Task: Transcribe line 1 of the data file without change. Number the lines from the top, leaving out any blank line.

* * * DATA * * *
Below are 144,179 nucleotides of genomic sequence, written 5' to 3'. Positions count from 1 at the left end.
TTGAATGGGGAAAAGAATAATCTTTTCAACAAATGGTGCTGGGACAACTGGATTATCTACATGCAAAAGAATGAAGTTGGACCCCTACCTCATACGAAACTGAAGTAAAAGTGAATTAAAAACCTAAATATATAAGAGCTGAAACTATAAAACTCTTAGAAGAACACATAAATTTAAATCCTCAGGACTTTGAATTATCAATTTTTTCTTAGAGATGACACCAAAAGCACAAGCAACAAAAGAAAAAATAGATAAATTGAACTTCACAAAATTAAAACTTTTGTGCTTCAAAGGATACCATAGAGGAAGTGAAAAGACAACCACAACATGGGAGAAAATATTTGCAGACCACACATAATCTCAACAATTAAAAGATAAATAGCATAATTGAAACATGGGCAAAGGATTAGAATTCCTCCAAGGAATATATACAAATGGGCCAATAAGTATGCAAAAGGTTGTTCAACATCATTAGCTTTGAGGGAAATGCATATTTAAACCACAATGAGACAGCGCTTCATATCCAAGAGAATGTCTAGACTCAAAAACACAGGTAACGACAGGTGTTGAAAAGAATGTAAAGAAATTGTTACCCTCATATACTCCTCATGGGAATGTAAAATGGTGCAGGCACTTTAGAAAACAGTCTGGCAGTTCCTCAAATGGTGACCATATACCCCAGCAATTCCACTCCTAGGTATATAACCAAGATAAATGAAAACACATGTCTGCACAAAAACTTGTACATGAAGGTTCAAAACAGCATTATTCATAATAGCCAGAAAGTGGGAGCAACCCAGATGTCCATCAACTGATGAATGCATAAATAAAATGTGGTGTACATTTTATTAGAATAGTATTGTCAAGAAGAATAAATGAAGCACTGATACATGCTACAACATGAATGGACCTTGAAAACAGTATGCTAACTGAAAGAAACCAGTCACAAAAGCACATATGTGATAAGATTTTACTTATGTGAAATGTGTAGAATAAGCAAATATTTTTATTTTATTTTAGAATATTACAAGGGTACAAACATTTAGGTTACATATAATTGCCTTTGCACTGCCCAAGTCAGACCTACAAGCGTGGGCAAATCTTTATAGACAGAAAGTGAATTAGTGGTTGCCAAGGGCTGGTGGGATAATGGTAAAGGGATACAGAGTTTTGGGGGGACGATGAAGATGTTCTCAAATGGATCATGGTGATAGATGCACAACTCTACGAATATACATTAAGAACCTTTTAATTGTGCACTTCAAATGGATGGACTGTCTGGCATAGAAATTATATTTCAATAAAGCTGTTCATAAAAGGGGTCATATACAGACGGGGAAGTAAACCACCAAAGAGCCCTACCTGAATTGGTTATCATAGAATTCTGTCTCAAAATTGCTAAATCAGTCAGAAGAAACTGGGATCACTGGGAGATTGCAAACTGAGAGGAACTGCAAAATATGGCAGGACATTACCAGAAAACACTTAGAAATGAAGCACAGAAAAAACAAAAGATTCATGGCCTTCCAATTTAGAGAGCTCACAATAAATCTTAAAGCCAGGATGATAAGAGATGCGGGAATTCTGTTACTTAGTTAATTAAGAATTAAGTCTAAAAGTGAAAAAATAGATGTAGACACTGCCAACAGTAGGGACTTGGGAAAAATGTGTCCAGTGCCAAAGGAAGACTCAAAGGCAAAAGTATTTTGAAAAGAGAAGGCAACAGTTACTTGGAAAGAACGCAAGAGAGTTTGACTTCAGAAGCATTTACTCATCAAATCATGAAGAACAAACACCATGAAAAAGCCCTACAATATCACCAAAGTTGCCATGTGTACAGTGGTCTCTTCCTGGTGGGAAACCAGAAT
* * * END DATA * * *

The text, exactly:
Below are 144,179 nucleotides of genomic sequence, written 5' to 3'. Positions count from 1 at the left end.